Do one thing every day that scares you, that makes you feel uncomfortable and that you really don’t want to do.
6. It’s easier to be on the top.
People overestimate competition.
Most don’t even dare to aim for the top. That’s why it’s lonely there.
99% of people don’t even think about doing something great with their lives, that’s why their goals – and what their lives look like – are mediocre.
7. Aim for passion, not happiness.
Happiness is too commercialized, passion is the new thing we all secretly desire, even if we don’t admit it to ourselves.
We hear about happiness way too often, but the idea we have of it is either too vague, or connected to material stuff and outer sources.
But passion is about enthusiasm, doing what you love, spending your time exactly the way you want and feeling alive. Be it in a career, hobby, relationship, education, sport, appearance, communication, technology, reading, or else.
It’s all about doing it with passion. Only then does it matter and do you find meaning in your life.
8. Lifestyle design is not about traveling the world or moving to a tropical island to work on your computer for a few hours a day.
It can be that, of course. But it’s not just about being a digital nomad and living on the beach.
Some people stay at the same place, work more than 8 hours a day, and don’t take vacations.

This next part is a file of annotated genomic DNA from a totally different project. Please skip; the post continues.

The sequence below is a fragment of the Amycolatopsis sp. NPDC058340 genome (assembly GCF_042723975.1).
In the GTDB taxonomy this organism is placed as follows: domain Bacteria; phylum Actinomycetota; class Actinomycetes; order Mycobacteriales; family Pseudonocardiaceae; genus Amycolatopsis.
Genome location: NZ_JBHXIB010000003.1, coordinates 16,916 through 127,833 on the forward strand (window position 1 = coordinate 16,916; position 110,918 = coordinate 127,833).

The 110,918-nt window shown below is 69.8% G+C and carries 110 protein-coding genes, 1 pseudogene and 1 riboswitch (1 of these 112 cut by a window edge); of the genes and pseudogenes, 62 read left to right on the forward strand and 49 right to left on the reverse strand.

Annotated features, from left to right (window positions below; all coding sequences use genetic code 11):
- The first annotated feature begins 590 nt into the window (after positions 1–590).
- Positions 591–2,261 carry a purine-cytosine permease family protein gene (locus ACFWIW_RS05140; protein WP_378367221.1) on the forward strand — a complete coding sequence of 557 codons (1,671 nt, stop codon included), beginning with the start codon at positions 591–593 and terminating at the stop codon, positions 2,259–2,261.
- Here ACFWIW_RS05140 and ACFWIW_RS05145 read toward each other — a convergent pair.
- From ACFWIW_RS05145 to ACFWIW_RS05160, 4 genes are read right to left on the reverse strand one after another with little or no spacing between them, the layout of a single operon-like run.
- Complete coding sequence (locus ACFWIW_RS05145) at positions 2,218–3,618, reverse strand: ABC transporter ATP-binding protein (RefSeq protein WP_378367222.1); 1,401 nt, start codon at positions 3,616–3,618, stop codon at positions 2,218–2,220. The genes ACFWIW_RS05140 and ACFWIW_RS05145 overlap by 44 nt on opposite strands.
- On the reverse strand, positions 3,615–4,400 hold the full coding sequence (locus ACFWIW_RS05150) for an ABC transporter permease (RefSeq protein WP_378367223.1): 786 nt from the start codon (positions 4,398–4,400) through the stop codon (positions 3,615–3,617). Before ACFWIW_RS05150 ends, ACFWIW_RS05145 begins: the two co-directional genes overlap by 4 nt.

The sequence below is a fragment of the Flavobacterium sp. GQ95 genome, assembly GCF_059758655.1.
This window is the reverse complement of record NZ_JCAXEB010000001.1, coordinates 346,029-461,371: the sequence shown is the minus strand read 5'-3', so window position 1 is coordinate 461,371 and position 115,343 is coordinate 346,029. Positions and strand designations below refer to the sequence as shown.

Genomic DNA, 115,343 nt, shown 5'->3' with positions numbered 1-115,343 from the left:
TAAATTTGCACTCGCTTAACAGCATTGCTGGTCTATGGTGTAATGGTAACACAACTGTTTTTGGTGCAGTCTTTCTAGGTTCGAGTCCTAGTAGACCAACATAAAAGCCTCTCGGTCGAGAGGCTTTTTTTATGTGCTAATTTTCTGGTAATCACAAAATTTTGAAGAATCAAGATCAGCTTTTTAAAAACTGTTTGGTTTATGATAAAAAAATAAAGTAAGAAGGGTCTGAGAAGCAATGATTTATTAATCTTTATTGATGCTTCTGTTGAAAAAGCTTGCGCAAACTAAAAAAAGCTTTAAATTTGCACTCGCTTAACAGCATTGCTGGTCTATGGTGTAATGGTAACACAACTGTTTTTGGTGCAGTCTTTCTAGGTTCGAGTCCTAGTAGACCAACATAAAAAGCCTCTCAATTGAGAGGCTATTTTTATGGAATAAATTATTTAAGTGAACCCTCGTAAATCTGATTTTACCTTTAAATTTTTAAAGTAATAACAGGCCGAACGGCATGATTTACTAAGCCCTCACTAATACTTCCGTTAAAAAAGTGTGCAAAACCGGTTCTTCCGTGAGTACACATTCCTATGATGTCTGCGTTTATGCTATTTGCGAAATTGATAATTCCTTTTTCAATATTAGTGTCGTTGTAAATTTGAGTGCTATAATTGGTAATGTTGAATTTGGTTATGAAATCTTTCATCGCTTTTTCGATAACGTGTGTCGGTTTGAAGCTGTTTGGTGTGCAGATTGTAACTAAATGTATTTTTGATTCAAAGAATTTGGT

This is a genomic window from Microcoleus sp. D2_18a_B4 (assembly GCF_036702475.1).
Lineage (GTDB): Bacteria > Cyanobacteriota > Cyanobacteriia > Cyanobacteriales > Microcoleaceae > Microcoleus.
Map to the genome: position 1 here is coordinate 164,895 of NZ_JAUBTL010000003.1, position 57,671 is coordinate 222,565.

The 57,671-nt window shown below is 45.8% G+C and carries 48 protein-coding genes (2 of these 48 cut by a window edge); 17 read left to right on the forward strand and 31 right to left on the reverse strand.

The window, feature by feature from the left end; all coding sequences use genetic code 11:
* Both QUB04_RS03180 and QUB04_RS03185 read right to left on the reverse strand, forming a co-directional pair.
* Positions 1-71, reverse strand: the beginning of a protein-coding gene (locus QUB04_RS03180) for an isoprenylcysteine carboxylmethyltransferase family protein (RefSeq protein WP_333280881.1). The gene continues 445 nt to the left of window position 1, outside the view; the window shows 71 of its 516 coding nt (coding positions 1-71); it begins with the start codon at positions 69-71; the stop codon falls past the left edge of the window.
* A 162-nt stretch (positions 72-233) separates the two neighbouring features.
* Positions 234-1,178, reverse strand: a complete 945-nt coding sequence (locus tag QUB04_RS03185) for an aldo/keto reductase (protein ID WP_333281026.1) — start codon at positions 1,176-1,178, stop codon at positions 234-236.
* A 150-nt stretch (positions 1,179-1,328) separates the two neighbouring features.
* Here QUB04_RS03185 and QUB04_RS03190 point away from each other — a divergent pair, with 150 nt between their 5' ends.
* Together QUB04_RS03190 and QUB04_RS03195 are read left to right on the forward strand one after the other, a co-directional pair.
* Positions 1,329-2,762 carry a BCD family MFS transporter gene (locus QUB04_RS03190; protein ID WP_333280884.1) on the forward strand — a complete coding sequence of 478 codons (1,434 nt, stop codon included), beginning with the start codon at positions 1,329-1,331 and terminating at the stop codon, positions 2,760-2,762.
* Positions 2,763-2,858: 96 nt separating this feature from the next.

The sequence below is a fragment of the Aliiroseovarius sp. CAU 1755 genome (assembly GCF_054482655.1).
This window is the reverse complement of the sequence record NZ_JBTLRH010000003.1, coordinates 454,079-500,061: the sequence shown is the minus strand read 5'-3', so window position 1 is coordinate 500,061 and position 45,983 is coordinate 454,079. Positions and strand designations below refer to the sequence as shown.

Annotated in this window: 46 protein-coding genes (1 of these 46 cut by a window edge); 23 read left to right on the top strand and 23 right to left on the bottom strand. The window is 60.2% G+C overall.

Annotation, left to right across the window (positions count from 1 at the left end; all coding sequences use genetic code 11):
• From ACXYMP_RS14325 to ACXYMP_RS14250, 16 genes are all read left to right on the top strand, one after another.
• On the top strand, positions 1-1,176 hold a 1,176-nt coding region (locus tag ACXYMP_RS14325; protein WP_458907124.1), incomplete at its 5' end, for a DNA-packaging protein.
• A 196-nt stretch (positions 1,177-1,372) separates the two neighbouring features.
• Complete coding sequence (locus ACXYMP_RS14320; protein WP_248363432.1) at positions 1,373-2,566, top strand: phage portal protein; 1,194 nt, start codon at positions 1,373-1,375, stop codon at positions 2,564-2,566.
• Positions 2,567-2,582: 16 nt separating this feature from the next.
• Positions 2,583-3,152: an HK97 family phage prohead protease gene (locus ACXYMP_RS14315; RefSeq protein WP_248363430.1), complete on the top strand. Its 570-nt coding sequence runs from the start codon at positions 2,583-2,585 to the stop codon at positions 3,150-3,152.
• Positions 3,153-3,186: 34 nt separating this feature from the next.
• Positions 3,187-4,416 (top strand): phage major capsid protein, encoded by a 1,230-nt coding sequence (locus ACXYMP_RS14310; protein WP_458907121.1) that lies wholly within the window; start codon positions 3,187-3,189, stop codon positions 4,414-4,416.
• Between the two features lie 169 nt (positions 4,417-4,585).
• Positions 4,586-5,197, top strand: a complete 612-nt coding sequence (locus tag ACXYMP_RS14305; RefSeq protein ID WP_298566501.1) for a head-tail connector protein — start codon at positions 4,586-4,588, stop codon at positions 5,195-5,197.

But they can also drop everything for a month and go somewhere else without planning, have the freedom to set their own working hours, do what they love and aren’t dependent on anyone.
It’s just that they love the hustle and want to keep doing it. And if it means just having this exact lifestyle for the rest of their lives, then so be it.
9. You should have an idea of how you want to spend your free time in the future.
You’ll need to be clear about that if you want to take full advantage of this kind of lifestyle and have excitement and adrenaline in your days.
Boredom is the real face of failure.
It means doing the same thing for the rest of your life, being okay with no big achievements and changes, and doing it simply because you don’t have anything else to do (or don’t know any other way to feel productive).
But if you decide how you want to spend your free time a year or two from now, you’ll know how much money you’ll need for that, what habits and qualities you need to develop and how to fix your environment, people in your life and your way of thinking so that they can fit the new you.
So don’t be afraid to set huge goals. Decide now what you want to do every day of your life that you’re not doing now, what adventures you want to have time for every week, what things you want to try and what you’ve always wanted to learn or see.
10. It’s not about shortcuts, it’s about elegance.
Tim says that in an interview for Steve from Nerd Fitness, explaining that the main principle of the 4HWW is finding uncommon solutions and the shortest path from A to B by removing all obstacles and unnecessary stuff on the way.
Simple but powerful ideas like these must be taught in school.
They are just facts, but they also expand our horizons, let us see opportunities in places others will never look at, make us learn and grow, believe, have a vivid imagination, dream big, think of action steps and strategies, and eventually achieve great stuff.
So what do you think of that?
My favorite point is #7. What’s yours?
And have you read The 4-Hour Workweek?
What other principle can you think of that is still practical today?
Full-time freelance writer. Lifestyle designer.